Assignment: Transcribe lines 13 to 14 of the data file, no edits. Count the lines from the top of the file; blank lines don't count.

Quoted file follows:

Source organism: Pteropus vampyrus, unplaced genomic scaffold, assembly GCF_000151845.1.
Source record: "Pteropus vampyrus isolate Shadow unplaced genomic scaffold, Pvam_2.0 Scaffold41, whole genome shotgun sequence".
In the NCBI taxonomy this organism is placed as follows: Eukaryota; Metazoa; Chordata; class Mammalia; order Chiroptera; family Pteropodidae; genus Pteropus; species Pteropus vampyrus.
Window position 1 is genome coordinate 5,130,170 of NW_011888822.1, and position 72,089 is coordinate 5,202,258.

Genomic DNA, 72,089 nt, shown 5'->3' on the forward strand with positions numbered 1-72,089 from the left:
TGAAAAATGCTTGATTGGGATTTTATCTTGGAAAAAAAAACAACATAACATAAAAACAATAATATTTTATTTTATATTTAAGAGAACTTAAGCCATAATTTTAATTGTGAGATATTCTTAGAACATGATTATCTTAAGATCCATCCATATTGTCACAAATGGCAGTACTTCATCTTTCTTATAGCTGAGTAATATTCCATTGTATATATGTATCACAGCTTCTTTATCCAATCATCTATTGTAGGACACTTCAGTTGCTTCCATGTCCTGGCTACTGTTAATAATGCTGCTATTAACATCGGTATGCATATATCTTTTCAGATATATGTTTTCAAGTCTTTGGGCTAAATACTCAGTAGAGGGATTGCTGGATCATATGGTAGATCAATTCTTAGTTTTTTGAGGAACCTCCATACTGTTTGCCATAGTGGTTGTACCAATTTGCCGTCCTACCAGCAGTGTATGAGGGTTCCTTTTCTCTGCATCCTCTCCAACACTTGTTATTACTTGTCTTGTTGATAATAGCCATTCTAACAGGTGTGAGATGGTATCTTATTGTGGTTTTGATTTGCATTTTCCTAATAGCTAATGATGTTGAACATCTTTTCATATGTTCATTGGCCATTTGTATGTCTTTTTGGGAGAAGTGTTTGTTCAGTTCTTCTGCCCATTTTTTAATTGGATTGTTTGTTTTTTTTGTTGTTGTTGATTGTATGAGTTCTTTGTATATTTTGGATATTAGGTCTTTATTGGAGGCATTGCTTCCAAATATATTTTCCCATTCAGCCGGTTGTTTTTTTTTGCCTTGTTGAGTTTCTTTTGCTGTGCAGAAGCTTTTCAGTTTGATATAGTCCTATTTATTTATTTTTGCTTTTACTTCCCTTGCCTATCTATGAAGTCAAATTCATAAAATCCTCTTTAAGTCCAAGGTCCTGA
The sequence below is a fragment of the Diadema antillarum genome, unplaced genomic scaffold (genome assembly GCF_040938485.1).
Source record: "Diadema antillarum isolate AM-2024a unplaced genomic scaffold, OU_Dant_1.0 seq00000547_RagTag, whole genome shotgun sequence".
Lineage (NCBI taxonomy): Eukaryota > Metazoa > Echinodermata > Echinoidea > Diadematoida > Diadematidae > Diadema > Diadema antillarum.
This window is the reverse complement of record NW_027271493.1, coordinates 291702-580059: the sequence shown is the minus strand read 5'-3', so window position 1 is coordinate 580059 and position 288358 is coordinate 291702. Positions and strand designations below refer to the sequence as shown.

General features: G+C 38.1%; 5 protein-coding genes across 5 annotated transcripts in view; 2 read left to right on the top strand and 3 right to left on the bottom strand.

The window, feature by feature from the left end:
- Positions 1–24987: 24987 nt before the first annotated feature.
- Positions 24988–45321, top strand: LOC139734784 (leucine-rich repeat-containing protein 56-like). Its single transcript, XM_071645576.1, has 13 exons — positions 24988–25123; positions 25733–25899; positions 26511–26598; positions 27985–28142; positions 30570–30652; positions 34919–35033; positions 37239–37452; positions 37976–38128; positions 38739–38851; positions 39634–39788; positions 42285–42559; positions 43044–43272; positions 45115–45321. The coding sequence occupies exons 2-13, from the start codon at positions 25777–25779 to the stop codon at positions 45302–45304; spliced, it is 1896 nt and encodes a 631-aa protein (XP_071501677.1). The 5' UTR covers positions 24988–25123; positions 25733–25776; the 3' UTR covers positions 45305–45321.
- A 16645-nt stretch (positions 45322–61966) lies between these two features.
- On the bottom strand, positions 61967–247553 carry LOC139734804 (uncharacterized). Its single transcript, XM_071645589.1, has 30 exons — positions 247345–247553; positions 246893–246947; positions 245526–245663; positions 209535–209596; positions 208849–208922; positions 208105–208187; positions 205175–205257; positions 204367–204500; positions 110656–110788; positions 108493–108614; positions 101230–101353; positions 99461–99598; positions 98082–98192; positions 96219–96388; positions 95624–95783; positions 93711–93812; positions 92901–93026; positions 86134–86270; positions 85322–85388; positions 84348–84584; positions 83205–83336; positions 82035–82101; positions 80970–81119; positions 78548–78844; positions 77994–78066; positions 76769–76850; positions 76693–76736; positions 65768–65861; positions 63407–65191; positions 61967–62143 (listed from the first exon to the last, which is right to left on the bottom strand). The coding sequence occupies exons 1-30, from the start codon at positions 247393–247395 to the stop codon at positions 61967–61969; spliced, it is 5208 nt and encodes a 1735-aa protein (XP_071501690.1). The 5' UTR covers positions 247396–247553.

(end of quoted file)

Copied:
- Positions 1–24987: 24987 nt before the first annotated feature.
- Positions 24988–45321, top strand: LOC139734784 (leucine-rich repeat-containing protein 56-like). Its single transcript, XM_071645576.1, has 13 exons — positions 24988–25123; positions 25733–25899; positions 26511–26598; positions 27985–28142; positions 30570–30652; positions 34919–35033; positions 37239–37452; positions 37976–38128; positions 38739–38851; positions 39634–39788; positions 42285–42559; positions 43044–43272; positions 45115–45321. The coding sequence occupies exons 2-13, from the start codon at positions 25777–25779 to the stop codon at positions 45302–45304; spliced, it is 1896 nt and encodes a 631-aa protein (XP_071501677.1). The 5' UTR covers positions 24988–25123; positions 25733–25776; the 3' UTR covers positions 45305–45321.